The Obama administration announced yesterday more than 7 million Americans signed up for health insurance on government run marketplaces by Monday’s enrollment deadline.
In Alaska, the final numbers aren’t in yet. The two insurers on the state’s federally run marketplace are reporting they had 7,500 enrollees by mid March.
Jeff Davis knew the health care roll out would be rough. But looking back on the six month enrollment period that began Oct. 1, the President of Premera Alaska says he failed to anticipate just how rough.
“We didn’t expect it to be smooth, but we didn’t expect it to be quite this exciting shall we say,” Davis said.
Part of that excitement was a last minute Obama Administration change that allowed some Premera Alaska members to keep plans that were supposed to be canceled. Davis supported the move, but he says it forced the company to scramble. And then there was the bungled Healthcare.gov roll out in October. Davis thinks that gave a lot of people a good reason to put off enrolling indefinitely.
“Everyone was waiting for that October 1st date and when it came and went and no one was enrolled, we really lost a lot of momentum,” Davis said.
By mid March, Premera had 4300 new Alaska enrollees, on and off the exchange. Before healthcare.gov launched, the company had conservatively estimated more than double that number – about 10,000 people would sign up. Davis says the numbers are disappointing.
“That’s not what we were hoping for, we were hoping more Alaskans would find a way to get covered, I think we’ll see eventually we’ll end up where we expect it to be, but it’s just not going to happen in ’14.”
The other insurer on Alaska’s marketplace is Oregon based Moda Health. Jason Gootee is the company’s regional manager in the state. As of mid-March, Moda had 5,200 new enrollees in Alaska. He says that number seems low given how many Alaskans are uninsured.
“It’s actually a pretty small number compared to what might be out there, so I think that part of it is a little bit disappointing, but in terms of market share we’ve been able to bring on, I think we’ve been happy with what we’ve gotten.”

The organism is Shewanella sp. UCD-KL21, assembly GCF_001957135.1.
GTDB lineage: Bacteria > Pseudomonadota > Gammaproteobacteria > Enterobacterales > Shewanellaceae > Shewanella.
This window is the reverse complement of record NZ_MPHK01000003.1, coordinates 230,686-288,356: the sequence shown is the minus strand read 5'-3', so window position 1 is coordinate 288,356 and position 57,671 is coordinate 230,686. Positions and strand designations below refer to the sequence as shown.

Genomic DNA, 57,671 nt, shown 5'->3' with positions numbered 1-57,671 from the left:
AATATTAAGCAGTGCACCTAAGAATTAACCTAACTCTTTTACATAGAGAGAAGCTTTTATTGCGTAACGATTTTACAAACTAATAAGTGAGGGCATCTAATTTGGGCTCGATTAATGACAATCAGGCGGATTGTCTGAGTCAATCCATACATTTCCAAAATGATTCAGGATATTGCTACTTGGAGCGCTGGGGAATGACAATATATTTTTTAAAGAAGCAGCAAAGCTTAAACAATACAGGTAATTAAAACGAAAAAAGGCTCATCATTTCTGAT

Gootee says after the slow start to enrollment, December was a big month. The company, which also insures customers in Oregon and Washington, wasn’t prepared for the enormous spike in enrollments toward the end of the year.
“Just to give you an example as a company, not just in Alaska, on December 30th we took just over 50,000 calls in one day,” Gootee said. “And for us, historically a busy call day would have been about 5,000 calls.”
Gootee says Moda learned a lot of lessons it will apply during the next open enrollment period, which begins November 15th. Until that date, there are other issues to work out. Neither Moda or Premera has received any money from the federal government for the subsidies many customers qualified for. Premera’s Jeff Davis says the company is prepared to cover the subsidy amounts, but hopes the payments will be made soon.
“As far as I know there’s still no mechanism for us to receive subsidies from the federal government… there’s just a lot of work still on the back end that wasn’t done as part of open enrollment that still needs to be completed,” Davis said.
Both companies will have to file their health insurance rates for next year before they have much information on how new customers are using their insurance. Those rates are due at the end of April.
This story is part of a reporting partnership between APRN, NPR and Kaiser Health News.
- A lot of eyes were on the U.S. House today, but, as Republican factions shuttled to the White House to negotiate, it was a day of waiting for most.
- Gov. Walker’s legislation creates a new definition for independent contractors that would determine whether employers have to pay to insure against on-the-job injuries.
- Gone are the days of throwing explosives from the air. AELP's avalanche crews trigger slides using a Daisybell, dangling about 150 feet from a helicopter. This is a cheaper -- and safer -- solution.
- Centrist and hard-line Republicans have come out against the Republican plan to replace the Affordable Care Act. If it fails, it would be a major defeat for President Trump and Speaker Ryan.